Thursday, December 7, 2006

Got our foot in the door.

Conservative Judaism's Committee on Jewish Law and Standards held a vote yesterday that allows for same-sex "commitment ceremonies" and the ordination of gay rabbis. They passed three teshuvot, one gay-affirming (to a point) and two not (one apparently decidedly so); all of these are now considered halakhically acceptable, so basically anyone can choose which decision to follow.
The complicated decision by the Conservatives Movement's Committee on Jewish Law and Standards leaves it up to individual seminaries whether to ordain gay rabbis and gives individual rabbis the option of sanctioning same-sex unions. Reform Judaism, the largest branch of the faith in the United States, has ordained openly gay men and lesbians since 1990 and has allowed its rabbis to perform same-sex commitment ceremonies since 2000. Orthodox Judaism does not countenance same-sex relationships or the ordination of gay rabbis.


After years of discussion and two days of intense debate behind closed doors at a synagogue on Park Avenue, the law committee accepted three teshuvot, or answers, to the question of whether Jewish law allows homosexual sex. Two answers uphold the status quo, forbidding homosexuality.

But a third answer allows same-sex ceremonies and ordination of gay men and lesbians, while maintaining a ban on anal sex. It argues that the verse in Leviticus saying "a man shall not lie with a man as with a woman" is unclear, but traditionally was understood to bar only one kind of sex between men. All other prohibitions were "added later on by the rabbis," Dorff told reporters.

Naturally, not everyone was pleased with the outcome:
Four of the law committee's 25 members resigned in protest of the decision.

These four included the two authors of the anti-gay positions:
In protest, four conservative rabbis resigned from the law committee, saying that the decision to allow gay ordination violated Jewish law, or halacha. Among them were the authors of the two legal opinions the committee adopted that opposed gay rabbis and same-sex unions.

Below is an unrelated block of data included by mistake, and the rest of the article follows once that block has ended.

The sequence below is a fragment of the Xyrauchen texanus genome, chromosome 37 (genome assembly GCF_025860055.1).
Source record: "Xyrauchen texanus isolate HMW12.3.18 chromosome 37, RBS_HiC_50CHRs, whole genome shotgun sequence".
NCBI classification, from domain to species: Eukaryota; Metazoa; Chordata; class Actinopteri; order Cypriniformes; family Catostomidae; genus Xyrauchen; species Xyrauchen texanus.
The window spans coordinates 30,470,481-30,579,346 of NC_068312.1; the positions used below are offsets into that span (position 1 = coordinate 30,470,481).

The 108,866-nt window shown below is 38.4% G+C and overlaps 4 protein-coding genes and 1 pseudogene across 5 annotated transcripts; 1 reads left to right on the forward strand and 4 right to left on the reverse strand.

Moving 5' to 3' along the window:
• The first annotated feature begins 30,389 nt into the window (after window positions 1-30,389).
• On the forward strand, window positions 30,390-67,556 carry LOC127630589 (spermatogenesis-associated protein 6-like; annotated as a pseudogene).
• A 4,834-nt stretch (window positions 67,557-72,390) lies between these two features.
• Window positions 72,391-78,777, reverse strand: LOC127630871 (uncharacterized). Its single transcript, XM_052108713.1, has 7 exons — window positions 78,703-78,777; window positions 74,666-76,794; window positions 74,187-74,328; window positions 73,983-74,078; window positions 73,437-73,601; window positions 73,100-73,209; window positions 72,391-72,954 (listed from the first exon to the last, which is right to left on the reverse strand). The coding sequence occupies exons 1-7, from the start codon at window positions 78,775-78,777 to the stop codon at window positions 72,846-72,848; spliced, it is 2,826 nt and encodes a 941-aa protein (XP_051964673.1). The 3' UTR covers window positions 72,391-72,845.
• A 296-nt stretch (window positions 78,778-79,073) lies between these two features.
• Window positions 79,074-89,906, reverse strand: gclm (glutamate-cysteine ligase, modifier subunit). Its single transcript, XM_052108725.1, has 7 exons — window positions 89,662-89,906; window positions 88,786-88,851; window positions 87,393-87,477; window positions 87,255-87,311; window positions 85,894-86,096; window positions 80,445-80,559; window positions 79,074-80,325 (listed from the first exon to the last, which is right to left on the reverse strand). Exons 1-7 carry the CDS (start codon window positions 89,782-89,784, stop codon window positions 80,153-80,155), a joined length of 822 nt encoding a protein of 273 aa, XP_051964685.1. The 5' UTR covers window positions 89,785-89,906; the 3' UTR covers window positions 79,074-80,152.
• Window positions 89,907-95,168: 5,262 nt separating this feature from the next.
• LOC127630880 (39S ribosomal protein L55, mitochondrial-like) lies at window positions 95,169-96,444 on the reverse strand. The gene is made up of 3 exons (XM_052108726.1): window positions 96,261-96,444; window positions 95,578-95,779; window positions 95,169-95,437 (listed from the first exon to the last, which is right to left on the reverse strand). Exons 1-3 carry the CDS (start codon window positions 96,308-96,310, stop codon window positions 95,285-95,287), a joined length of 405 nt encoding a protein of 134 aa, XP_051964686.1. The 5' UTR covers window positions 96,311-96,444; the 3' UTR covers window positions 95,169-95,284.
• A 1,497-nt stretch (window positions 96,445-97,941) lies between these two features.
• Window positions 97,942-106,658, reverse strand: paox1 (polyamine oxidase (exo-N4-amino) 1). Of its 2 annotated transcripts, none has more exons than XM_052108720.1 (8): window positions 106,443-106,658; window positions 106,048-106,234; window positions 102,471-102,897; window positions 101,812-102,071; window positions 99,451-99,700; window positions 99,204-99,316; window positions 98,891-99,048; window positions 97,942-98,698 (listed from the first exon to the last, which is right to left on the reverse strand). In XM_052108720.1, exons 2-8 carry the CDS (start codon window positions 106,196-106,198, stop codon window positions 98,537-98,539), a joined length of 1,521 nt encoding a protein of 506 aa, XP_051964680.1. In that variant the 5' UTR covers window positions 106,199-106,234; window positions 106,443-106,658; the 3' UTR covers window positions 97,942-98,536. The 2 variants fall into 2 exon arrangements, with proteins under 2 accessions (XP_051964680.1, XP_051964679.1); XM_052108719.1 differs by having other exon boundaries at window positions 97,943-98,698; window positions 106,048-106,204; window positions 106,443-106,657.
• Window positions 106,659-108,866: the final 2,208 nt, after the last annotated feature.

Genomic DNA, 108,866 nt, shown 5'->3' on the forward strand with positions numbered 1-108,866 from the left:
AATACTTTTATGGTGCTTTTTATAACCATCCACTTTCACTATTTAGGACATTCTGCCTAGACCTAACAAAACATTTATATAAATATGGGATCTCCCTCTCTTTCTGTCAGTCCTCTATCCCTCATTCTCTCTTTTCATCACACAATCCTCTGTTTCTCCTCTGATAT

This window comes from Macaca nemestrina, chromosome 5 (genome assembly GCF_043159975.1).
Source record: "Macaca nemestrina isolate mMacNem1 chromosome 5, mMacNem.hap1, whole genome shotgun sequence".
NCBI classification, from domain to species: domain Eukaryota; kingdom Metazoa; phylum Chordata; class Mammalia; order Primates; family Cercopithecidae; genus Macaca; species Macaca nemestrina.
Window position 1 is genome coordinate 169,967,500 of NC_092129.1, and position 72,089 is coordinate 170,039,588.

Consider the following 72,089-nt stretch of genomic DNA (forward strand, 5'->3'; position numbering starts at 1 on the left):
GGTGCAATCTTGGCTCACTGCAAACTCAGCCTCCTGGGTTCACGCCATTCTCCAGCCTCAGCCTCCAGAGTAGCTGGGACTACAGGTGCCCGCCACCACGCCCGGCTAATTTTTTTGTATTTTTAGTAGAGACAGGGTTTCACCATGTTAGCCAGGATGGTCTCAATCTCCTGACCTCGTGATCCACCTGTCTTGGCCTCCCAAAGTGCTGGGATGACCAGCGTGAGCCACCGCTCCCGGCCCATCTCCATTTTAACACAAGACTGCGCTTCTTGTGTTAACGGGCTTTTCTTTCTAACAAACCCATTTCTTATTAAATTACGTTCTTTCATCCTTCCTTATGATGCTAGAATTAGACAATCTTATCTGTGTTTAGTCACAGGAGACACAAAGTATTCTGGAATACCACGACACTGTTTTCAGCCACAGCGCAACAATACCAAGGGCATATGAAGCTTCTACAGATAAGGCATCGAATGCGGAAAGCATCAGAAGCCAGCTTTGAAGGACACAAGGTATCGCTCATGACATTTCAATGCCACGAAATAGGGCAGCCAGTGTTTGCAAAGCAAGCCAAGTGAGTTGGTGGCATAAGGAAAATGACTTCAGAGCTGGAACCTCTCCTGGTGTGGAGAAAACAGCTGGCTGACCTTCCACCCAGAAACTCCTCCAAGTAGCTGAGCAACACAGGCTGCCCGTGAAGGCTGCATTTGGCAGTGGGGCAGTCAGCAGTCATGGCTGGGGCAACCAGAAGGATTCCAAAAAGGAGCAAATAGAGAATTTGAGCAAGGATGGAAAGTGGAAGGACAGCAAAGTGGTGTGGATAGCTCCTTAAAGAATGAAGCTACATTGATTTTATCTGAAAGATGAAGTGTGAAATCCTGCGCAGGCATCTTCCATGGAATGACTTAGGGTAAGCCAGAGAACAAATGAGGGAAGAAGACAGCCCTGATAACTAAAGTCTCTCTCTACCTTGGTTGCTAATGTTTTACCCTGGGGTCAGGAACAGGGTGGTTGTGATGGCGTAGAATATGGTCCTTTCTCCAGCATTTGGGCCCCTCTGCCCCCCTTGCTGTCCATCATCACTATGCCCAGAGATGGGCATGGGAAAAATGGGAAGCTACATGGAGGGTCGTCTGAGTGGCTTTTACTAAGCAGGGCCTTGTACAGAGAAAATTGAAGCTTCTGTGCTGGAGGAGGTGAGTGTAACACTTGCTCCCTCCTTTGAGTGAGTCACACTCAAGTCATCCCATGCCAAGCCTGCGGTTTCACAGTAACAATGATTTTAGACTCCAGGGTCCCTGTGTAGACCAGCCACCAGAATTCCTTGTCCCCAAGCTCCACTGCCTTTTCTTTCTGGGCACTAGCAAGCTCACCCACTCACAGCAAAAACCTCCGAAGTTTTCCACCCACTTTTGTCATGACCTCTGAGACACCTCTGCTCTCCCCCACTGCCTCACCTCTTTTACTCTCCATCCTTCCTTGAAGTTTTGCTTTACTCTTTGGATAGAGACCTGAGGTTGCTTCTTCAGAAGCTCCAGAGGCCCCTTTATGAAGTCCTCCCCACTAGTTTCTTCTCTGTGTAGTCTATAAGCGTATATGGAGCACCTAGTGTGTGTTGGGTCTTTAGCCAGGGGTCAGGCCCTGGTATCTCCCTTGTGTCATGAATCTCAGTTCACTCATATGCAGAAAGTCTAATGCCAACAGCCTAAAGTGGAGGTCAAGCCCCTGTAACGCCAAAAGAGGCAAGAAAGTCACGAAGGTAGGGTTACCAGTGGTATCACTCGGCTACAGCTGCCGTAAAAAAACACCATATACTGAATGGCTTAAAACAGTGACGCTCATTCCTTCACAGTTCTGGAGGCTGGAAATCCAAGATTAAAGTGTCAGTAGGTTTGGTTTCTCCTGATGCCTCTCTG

One rabbi, Joel Roth, said he resigned because the measure allowing gay rabbis and unions was "outside the pale of halachic reasoning."

Roth was the author of one of the anti-gay positions.

Some apparently were just confused:
It takes the votes of just six panel members to declare an answer to be valid -- meaning that it is a well-founded interpretation of Jewish law, not that it is the only legitimate position. Thirteen members voted in favor of allowing gay ordination and same-sex ceremonies, and 13 voted against -- meaning that at least one rabbi voted for both positions.

This wasn't all well and good for gays, of course. The pro-gay position only barely passed, while the other two passed handily:
Levy’s paper passed with six votes - the minimum number required - while the other two garnered more widespread support, each passing handily with 13 votes.

And ones that were completely gay-affirming were flatly rejected, according to the NY Times:
The committee also rejected two measures that argued for a complete lifting of the prohibition on homosexuality, after deciding that both amounted to a "fix" of existing Jewish law, a higher level of change that requires 13 votes to pass, which they did not receive.

And the pro-gay law that did pass says that same-sex couples can be "recognized but not blessed", and gays ordained as rabbis, as long as they don't engage in male-male anal sex. Of course, as some pointed out, "in practice, it is a prohibition that will never be policed."

The very anti-gay position apparently holds that "gay men and lesbians are best advised to find 'restorative therapy' to change their sexual orientation."

So there's a modicum of progress there. I especially enjoyed co-author of the pro-gay position's rationale:
Though stopping short of endorsing same-sex marriage, the rabbis wanted to allow commitment ceremonies "because in Jewish sexual ethics, promiscuity is not acceptable either by heterosexuals or by homosexuals, and we do in fact have both a Jewish and a social and a medical need to try to confirm those unions," said Rabbi Elliot Dorff of Los Angeles, one of the authors of the change.

At least someone recognizes that there's an inconsistency between deriding same-sex relationships for being "promiscuous" while at the same time refusing to affirm monogamous relationships.

I don't believe the full positions have been released; hopefully they will be soon. In the meantime, let's all have a good laugh at this comment on the Washington Post article, in response to someone saying that there should be a "happy medium" between religions changing with the times and maintaining tradition:
The "happy medium" between heaven and hell is what, exactly? Hard to fathom how salvation ever could cease to be relevant.

Yes, because Heaven, Hell, and Salvation are so central to Judaism.

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